Endangered Species Recovery Committee Seeking Applications

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The Hawai‘i Department of Land and Resources announces that the State Endangered Species Recovery Committee (ESRC) is now accepting applications for the Hawaiian cultural practitioner position on the commission.

Applications will be reviewed and the names of qualified individuals will be sent to the governor, who will nominate one person for each vacant position. The term of the new appointee is four years, with a maximum of two terms. The appointment is subject to confirmation by the Senate.

The ESRC serves as consultant to the Board of Land and Natural Resources and the department on matters relating to endangered, threatened, proposed, and candidate species. The committee consists of seven members:

  • The chairperson of the board or the chairperson’s designee,
  • The ecoregion director of the United States Fish and Wildlife Service or their designee,
  • The director of the United States Geological Survey, Biological Resources Division or their designee,
  • The Dean of the University of Hawaii at Mānoa College of Natural Sciences or their designee, and
  • Three at-large members appointed by the governor pursuant to section 26-34. Nongovernmental members shall serve for four-year staggered terms, and shall not serve for more than two consecutive terms.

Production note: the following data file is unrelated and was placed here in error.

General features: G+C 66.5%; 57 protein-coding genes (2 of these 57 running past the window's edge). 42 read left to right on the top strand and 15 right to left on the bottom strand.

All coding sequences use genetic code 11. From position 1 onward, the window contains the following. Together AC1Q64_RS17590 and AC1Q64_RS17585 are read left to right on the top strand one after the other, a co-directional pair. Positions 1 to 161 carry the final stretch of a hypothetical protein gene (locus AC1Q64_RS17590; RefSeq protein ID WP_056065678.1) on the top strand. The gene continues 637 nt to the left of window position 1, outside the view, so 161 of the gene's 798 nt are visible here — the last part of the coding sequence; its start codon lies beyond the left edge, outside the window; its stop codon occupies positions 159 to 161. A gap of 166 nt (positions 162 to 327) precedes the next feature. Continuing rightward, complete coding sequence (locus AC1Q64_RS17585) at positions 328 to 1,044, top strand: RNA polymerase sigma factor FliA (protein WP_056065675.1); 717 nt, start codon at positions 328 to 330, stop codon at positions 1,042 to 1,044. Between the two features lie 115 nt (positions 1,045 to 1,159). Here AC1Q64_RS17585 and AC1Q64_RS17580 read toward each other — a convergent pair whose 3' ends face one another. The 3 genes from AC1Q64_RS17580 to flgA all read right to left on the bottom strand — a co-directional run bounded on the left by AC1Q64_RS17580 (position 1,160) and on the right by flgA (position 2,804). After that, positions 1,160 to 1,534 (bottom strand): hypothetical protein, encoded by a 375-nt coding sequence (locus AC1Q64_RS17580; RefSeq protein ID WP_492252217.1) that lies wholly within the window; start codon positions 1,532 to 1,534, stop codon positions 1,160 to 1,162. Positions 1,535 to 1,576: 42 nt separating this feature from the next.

These are:

Two field biologists with expertise in conservation biology; and a person possessing a background in native Hawaiian traditional and customary practices, as evidenced by:

  • A college degree in a relevant field, such as Hawaiian studies, native Hawaiian law, native Hawaiian traditional and customary practices, or related subject area;
  • Work history that demonstrates an appropriate level of knowledge in native Hawaiian traditional and customary practices; or
  • Substantial experience in native Hawaiian traditional and customary practices.

The responsibilities of the Endangered Species Recovery Committee members include reviewing all applications and proposals for habitat conservation plans (HCP), safe harbor agreements (SHA), and incidental take licenses. Members make recommendations, based on a site visit and full review of the best available scientific and other reliable data. They must also give consideration to the cumulative impacts of the proposed action on the recovery potential of the endangered, threatened, proposed, or candidate species. They then recommend to the department and the board as to whether or not applications should be approved, amended, or rejected. The ESRC is also responsible for annually reviewing approved HCPs and SHAs to ensure compliance, and to make recommendations for adaptive management.


At-large members are volunteers and serve without pay, although certain expenses such as travel are reimbursed.

Applications for the Hawaiian cultural practitioner position are due by Wednesday, Feb. 28, 2018 and can be submitted online (select “Department of Land and Natural Resources,” then “Endangered Species Recovery Committee”).

Interested applicants may contact Katherine Cullison, Conservation Initiatives Coordinator, Division of Forestry and Wildlife, at (808) 587-4148.

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